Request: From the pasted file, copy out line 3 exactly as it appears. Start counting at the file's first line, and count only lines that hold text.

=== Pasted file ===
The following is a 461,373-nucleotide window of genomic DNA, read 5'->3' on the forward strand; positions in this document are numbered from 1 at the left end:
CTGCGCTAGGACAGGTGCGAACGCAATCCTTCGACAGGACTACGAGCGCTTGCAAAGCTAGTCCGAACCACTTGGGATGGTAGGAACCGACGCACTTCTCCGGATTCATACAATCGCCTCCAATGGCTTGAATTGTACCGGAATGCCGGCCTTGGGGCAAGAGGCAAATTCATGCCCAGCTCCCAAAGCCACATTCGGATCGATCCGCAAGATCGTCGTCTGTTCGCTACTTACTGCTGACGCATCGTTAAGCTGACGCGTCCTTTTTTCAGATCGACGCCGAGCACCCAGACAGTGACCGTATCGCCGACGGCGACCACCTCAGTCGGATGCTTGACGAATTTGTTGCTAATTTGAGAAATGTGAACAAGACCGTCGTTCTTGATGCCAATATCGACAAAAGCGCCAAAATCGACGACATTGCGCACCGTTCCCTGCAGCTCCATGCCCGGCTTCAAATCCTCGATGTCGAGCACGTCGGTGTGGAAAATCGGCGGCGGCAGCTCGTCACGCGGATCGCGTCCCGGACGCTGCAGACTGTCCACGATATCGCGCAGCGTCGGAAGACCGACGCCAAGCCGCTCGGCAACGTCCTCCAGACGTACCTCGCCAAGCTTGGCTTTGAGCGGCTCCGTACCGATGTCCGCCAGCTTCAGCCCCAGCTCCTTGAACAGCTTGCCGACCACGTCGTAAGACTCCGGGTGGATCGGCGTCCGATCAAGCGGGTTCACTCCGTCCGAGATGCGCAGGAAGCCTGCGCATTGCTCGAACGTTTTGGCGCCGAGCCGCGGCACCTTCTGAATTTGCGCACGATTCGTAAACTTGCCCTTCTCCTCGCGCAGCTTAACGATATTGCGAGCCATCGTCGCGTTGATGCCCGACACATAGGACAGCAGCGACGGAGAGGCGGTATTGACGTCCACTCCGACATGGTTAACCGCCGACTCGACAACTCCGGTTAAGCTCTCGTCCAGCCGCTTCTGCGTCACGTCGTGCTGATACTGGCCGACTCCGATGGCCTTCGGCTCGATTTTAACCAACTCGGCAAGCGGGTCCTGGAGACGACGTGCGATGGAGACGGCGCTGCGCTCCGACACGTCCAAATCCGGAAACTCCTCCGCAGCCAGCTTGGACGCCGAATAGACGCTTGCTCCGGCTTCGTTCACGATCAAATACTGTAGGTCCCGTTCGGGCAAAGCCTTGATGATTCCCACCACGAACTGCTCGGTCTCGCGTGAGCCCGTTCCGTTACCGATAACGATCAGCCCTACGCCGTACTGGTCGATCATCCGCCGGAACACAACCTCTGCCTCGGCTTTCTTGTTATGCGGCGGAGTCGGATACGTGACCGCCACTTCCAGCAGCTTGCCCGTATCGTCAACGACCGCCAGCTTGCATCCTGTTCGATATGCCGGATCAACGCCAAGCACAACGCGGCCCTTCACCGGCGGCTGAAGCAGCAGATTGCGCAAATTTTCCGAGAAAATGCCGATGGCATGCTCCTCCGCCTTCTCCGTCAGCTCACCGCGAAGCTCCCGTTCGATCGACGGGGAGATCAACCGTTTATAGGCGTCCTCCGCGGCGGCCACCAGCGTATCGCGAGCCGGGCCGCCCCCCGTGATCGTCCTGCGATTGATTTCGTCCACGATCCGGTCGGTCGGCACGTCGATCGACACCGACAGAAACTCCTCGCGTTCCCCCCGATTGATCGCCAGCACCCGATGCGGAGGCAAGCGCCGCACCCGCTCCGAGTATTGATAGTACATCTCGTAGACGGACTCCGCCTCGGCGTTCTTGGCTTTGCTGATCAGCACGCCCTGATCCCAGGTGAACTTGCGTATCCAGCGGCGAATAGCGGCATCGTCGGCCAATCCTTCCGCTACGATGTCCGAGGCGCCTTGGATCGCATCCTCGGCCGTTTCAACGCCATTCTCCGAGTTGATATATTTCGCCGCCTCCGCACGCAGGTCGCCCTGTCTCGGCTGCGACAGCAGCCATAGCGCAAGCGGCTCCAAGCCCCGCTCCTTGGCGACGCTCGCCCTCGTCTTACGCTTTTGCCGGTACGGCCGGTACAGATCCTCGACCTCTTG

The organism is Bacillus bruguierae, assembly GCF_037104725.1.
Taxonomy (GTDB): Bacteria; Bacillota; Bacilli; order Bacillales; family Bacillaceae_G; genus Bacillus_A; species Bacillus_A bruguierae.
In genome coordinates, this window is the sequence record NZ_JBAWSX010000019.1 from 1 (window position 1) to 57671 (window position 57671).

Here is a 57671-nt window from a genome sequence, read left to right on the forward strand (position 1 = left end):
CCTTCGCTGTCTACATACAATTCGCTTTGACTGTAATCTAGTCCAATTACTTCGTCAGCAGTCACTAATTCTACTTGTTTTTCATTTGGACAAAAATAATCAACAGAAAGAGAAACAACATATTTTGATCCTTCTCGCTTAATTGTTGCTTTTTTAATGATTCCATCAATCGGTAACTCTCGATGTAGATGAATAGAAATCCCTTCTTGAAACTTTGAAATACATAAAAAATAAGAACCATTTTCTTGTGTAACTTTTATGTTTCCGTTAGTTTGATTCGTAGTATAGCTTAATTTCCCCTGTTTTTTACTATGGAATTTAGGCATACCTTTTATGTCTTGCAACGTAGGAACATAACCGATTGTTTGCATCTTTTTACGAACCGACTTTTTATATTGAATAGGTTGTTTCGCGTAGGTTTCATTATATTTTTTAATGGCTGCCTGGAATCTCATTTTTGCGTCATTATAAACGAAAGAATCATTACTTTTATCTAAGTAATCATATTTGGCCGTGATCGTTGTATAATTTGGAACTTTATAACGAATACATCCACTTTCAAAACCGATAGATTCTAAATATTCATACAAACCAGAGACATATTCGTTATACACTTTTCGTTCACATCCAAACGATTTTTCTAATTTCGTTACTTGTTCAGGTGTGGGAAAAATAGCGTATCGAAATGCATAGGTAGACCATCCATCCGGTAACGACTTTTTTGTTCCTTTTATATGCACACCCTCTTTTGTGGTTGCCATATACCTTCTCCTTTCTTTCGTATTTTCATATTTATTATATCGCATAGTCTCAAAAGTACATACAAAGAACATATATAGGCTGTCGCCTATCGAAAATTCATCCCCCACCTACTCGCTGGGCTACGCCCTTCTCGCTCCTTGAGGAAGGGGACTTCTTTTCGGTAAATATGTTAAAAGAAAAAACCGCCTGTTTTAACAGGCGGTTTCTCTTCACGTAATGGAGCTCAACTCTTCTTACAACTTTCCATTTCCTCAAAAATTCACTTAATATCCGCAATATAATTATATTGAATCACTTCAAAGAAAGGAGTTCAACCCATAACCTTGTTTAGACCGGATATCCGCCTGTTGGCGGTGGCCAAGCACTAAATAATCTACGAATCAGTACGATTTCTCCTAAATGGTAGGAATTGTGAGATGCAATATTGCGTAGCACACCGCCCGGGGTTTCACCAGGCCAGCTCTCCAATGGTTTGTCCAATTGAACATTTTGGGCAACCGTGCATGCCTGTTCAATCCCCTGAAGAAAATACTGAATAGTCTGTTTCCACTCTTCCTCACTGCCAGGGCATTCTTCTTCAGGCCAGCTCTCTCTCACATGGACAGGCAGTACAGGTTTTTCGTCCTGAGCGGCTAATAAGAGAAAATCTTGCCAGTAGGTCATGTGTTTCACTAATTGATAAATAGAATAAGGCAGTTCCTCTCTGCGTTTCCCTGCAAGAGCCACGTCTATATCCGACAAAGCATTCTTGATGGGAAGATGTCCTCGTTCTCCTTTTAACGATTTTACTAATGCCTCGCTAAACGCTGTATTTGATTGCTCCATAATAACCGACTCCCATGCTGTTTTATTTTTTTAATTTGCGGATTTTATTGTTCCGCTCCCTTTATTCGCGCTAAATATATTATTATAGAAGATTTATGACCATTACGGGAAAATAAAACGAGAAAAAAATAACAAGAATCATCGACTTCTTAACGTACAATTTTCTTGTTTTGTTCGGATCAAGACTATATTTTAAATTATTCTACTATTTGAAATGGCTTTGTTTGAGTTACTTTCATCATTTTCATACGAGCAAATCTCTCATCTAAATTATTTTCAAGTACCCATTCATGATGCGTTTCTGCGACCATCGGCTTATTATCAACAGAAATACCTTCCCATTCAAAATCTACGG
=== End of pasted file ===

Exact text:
The organism is Bacillus bruguierae, assembly GCF_037104725.1.